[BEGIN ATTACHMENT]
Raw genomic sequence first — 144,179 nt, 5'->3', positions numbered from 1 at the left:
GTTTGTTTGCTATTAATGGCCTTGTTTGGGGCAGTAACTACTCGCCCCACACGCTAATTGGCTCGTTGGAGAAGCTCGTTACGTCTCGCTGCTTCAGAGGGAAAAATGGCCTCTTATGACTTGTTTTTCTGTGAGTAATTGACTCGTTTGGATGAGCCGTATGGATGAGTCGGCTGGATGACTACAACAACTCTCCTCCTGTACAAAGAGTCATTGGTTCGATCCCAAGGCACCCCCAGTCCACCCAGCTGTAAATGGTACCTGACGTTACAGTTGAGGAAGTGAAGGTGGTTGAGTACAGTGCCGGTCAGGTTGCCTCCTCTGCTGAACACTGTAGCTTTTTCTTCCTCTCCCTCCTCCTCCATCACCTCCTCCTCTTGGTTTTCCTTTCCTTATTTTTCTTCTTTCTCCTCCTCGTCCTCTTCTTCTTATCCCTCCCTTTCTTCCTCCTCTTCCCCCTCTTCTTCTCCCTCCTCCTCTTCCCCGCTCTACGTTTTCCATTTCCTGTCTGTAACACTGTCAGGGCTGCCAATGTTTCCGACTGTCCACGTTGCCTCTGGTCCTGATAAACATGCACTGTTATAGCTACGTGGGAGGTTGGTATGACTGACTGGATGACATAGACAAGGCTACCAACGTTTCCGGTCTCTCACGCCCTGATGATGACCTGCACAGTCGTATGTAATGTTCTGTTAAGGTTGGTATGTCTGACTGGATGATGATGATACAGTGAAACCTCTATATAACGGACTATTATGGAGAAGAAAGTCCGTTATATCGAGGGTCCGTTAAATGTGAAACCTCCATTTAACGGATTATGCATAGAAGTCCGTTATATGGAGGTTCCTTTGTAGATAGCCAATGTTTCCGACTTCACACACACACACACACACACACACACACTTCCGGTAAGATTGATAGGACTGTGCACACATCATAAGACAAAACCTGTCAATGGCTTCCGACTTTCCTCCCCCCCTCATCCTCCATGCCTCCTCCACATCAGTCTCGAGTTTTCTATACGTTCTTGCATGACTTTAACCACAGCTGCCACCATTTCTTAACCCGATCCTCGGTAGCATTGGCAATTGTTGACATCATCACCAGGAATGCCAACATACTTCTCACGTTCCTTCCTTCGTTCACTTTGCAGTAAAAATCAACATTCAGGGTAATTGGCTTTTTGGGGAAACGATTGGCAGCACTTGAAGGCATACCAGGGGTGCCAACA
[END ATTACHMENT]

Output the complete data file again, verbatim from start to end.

Raw genomic sequence first — 144,179 nt, 5'->3', positions numbered from 1 at the left:
GTTTGTTTGCTATTAATGGCCTTGTTTGGGGCAGTAACTACTCGCCCCACACGCTAATTGGCTCGTTGGAGAAGCTCGTTACGTCTCGCTGCTTCAGAGGGAAAAATGGCCTCTTATGACTTGTTTTTCTGTGAGTAATTGACTCGTTTGGATGAGCCGTATGGATGAGTCGGCTGGATGACTACAACAACTCTCCTCCTGTACAAAGAGTCATTGGTTCGATCCCAAGGCACCCCCAGTCCACCCAGCTGTAAATGGTACCTGACGTTACAGTTGAGGAAGTGAAGGTGGTTGAGTACAGTGCCGGTCAGGTTGCCTCCTCTGCTGAACACTGTAGCTTTTTCTTCCTCTCCCTCCTCCTCCATCACCTCCTCCTCTTGGTTTTCCTTTCCTTATTTTTCTTCTTTCTCCTCCTCGTCCTCTTCTTCTTATCCCTCCCTTTCTTCCTCCTCTTCCCCCTCTTCTTCTCCCTCCTCCTCTTCCCCGCTCTACGTTTTCCATTTCCTGTCTGTAACACTGTCAGGGCTGCCAATGTTTCCGACTGTCCACGTTGCCTCTGGTCCTGATAAACATGCACTGTTATAGCTACGTGGGAGGTTGGTATGACTGACTGGATGACATAGACAAGGCTACCAACGTTTCCGGTCTCTCACGCCCTGATGATGACCTGCACAGTCGTATGTAATGTTCTGTTAAGGTTGGTATGTCTGACTGGATGATGATGATACAGTGAAACCTCTATATAACGGACTATTATGGAGAAGAAAGTCCGTTATATCGAGGGTCCGTTAAATGTGAAACCTCCATTTAACGGATTATGCATAGAAGTCCGTTATATGGAGGTTCCTTTGTAGATAGCCAATGTTTCCGACTTCACACACACACACACACACACACACACACTTCCGGTAAGATTGATAGGACTGTGCACACATCATAAGACAAAACCTGTCAATGGCTTCCGACTTTCCTCCCCCCCTCATCCTCCATGCCTCCTCCACATCAGTCTCGAGTTTTCTATACGTTCTTGCATGACTTTAACCACAGCTGCCACCATTTCTTAACCCGATCCTCGGTAGCATTGGCAATTGTTGACATCATCACCAGGAATGCCAACATACTTCTCACGTTCCTTCCTTCGTTCACTTTGCAGTAAAAATCAACATTCAGGGTAATTGGCTTTTTGGGGAAACGATTGGCAGCACTTGAAGGCATACCAGGGGTGCCAACA